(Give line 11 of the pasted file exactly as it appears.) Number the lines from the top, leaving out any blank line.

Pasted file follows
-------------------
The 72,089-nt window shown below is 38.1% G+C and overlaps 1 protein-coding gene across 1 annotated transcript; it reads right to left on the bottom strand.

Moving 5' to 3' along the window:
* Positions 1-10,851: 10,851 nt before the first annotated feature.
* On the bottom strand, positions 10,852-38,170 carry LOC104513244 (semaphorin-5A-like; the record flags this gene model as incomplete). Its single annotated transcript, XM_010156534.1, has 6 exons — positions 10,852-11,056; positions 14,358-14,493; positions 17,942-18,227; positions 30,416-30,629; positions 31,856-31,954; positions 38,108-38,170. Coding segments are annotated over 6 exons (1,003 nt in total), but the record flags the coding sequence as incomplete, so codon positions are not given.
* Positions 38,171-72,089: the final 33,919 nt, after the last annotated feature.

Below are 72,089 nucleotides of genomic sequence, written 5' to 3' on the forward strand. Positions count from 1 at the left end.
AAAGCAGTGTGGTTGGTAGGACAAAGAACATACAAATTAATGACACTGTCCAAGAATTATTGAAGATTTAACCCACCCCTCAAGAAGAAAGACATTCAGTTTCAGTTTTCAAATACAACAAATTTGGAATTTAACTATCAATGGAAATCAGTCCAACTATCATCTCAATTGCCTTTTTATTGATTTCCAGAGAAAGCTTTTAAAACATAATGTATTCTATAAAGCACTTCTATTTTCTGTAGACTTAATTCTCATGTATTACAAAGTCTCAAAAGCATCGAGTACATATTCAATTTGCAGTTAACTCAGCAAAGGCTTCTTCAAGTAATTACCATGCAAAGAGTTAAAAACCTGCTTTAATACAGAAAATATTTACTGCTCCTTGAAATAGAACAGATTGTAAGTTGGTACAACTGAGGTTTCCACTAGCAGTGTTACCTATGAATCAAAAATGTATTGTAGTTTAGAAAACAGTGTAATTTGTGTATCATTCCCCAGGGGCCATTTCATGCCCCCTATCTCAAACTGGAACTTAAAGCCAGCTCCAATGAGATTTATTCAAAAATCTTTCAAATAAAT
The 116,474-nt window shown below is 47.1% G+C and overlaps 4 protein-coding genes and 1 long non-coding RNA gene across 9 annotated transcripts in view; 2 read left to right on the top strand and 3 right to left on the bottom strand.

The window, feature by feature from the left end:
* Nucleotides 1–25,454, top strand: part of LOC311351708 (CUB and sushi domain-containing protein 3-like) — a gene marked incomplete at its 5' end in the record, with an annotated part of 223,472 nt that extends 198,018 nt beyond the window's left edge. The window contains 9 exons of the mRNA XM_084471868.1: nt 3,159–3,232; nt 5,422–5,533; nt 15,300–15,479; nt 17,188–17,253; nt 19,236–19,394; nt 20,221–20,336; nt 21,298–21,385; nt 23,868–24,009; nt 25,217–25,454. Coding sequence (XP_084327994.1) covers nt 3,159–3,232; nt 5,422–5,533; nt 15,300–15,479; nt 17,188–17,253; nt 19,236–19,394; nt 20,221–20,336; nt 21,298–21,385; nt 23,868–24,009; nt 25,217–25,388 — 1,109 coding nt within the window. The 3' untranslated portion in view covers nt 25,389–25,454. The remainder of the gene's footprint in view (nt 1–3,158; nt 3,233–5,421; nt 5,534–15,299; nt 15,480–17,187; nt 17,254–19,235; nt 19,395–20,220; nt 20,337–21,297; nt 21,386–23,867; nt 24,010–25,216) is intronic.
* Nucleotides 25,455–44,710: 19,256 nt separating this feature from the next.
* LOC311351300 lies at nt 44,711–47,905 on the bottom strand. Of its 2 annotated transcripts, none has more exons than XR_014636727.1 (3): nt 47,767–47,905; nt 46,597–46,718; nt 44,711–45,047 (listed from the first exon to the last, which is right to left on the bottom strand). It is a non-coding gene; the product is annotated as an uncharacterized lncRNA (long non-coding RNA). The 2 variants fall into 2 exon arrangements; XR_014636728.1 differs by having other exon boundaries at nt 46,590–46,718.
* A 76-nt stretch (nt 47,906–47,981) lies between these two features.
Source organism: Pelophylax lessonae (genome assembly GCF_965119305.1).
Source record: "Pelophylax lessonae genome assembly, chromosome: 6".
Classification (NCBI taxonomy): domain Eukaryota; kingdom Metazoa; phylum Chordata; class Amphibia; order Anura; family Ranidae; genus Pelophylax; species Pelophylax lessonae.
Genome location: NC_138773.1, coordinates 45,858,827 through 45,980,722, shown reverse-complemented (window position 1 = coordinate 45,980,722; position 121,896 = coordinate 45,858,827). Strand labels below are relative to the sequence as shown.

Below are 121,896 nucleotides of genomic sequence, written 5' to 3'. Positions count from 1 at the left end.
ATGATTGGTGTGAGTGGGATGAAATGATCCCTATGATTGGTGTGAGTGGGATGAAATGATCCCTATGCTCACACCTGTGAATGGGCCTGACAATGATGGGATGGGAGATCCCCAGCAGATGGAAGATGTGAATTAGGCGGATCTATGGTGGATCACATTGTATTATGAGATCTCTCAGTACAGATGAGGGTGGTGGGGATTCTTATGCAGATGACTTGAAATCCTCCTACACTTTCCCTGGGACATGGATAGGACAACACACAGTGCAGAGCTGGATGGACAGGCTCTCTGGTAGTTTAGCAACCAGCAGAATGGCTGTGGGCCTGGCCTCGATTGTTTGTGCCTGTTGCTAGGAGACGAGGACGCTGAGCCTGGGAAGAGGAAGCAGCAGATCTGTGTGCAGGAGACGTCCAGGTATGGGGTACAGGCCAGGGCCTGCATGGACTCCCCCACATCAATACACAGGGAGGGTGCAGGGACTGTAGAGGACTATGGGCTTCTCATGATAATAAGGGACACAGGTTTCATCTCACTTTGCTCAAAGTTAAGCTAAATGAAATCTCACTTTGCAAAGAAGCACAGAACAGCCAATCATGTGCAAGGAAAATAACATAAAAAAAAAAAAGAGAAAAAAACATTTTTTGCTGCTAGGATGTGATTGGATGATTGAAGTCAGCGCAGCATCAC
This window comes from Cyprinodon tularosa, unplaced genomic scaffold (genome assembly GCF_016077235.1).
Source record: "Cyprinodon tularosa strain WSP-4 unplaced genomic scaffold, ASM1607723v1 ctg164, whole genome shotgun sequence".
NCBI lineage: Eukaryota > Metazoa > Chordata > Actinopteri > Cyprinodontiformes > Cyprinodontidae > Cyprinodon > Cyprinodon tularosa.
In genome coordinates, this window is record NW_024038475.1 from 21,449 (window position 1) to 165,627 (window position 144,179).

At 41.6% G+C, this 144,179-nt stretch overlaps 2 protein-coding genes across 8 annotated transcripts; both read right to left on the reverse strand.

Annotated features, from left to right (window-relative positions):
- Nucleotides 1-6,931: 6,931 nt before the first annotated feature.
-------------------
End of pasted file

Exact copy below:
* Nucleotides 25,455–44,710: 19,256 nt separating this feature from the next.